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December 21, 2011
There is something truly disturbing about a society that seeks to control the behavior of schoolchildren through fear and violence, a tactic that harkens back to an era of paddle-bruised behinds and ruler-slapped wrists. Yet, some American school districts are pushing the boundaries of corporal punishment even further with the use of Tasers against unruly schoolchildren.
The deployment of Tasers against “problem” students coincides with the introduction of police officers on school campuses, also known as School Resource Officers (SROs).
Last year, a 7-year-old special education student whom the San Francisco Chronicle described as having “learning difficulties, dyslexia, anxiety disorder and social-skill problems” was doused in the face with pepper-spray by a police officer called into the classroom by teachers unable to handle the child's temper tantrum.,,,,
George "Randy" Heald, the officer who anwered the call, told Adam that "if he did not come down by the count of five, he would be pepper-sprayed.” Heald explained to a confused Adam that pepper spray “was like hot pepper and that it would make (him) cry and maybe throw up." The Chronicle reports:
Heald counted backward from five and then "blasted pepper spray in Adam's face," prompting the 51-pound boy to cry in pain, rub his face and come down from the cabinet, the suit said. The boy was then committed for a psychiatric evaluation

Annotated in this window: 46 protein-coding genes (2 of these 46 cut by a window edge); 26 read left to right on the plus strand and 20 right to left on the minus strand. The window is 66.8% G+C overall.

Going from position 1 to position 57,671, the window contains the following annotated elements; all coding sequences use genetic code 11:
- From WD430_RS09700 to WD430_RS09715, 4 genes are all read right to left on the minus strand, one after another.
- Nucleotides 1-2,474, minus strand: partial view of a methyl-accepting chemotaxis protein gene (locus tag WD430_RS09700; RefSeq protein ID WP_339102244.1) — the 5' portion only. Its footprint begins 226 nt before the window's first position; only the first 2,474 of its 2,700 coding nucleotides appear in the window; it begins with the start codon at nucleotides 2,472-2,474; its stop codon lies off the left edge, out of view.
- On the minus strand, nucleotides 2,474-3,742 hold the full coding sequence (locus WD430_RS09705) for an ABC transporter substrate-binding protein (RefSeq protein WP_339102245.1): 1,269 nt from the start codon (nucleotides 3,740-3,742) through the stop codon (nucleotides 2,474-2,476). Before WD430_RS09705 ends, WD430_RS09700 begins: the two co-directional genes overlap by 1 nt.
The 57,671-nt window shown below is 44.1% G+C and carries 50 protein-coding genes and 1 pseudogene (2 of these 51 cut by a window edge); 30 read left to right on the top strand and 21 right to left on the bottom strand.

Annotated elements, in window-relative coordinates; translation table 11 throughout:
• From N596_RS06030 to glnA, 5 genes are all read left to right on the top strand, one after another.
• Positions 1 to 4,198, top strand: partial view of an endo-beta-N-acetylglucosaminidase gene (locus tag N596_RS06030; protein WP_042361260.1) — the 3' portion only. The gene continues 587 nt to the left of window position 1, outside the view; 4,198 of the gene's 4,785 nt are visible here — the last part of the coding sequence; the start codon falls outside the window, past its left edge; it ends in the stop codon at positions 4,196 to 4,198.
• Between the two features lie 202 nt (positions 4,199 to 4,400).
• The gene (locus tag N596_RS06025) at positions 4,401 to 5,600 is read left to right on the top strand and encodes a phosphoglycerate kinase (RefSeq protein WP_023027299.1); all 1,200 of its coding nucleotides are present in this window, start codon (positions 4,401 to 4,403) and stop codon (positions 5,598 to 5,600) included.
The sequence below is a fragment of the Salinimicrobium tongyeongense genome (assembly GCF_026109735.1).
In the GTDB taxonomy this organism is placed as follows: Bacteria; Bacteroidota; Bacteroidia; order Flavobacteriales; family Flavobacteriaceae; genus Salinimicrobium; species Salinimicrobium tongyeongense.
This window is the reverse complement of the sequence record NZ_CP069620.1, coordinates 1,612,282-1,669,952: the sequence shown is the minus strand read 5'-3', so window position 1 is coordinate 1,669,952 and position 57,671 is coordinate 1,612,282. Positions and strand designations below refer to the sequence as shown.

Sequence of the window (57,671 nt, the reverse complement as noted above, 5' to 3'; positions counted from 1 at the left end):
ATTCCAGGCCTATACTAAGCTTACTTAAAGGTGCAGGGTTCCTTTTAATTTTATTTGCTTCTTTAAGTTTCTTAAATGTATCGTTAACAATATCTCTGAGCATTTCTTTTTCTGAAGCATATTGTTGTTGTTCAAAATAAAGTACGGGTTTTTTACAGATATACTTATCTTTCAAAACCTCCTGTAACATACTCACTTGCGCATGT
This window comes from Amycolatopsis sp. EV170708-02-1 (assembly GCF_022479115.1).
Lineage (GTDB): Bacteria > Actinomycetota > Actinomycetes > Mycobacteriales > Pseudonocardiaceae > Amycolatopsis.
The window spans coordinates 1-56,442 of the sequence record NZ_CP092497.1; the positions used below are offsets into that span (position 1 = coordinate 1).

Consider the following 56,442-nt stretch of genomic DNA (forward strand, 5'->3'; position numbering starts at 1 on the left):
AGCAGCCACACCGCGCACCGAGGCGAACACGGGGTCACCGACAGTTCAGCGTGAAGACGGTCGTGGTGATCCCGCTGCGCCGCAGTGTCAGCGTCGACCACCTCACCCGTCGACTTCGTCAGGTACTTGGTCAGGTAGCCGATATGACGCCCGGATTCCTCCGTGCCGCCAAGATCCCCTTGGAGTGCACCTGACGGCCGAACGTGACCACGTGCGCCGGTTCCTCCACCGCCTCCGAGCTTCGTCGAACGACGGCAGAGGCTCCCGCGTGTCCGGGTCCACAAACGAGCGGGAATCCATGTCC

In April, the Wichita Eagle reported on Jonathan Villarreal, a sophomore at Derby High School who was ordered to pull his pants up by two school police officers while walking to the bus after school. The 17-year-old refused, arguing that he “could wear them how he wanted because school was out.” According to Villarreal, corroborated by three student witnesses, one officer “pulled him to the ground by the neck and told him to stop resisting arrest,” which Villarreal denied he was doing. The officers then “kneed him in the back and neck while he was on the ground.” As he struggled to get up, Villarreal was repeatedly “pushed back down,” at which point “he felt his arm break.” As Villarreal was held on the ground by two officers with a broken arm, “one officer fired a Taser at his chest.”
Originally posted by dolphinfan
reply to post by Helixer
And I hear what you are saying. The kid should probably not have been in that type of school in the first place. I think the police can make the judgement as to whether pepper spraying the kid was the method that was most likely to subdue him with the least amount of injury to the kid and those around him.
I've seen a disturbed 7 year old out of control. Scratching faces, biting, and writhing around in an uncontrolled manner are things that happen. Its disturbing and dangerous. It is certainly unfortunate and not the kid's fault, but it can be what happens. Perhaps a low dose stun-gun might be a more reasonable alternative. I've even seen situations where these kids can work themselves into something that is like a quasi-seizure and that can be very frightening.
Its a delicate and complicated issue and one that does not lend itself to immediate repudiation of the officer who was there at the time.
Originally posted by dolphinfan
reply to post by Foxy1
I have been pepper sprayed, not directly, but the gent standing next to me was and yes, I coughed uncontrollably for about 5 minutes. Thats the purpose though, is it not. If you're coughing and can't catch your breath, you are unable get violent with others.
Originally posted by AnIntellectualRedneck
There really should be an age limit. Pepperspray and tasers are simply too violent and have too much kick to not be dangerous on small children.
There's just too much of a potential to cause some very severe damage.edit on 27-12-2011 by AnIntellectualRedneck because: (no reason given)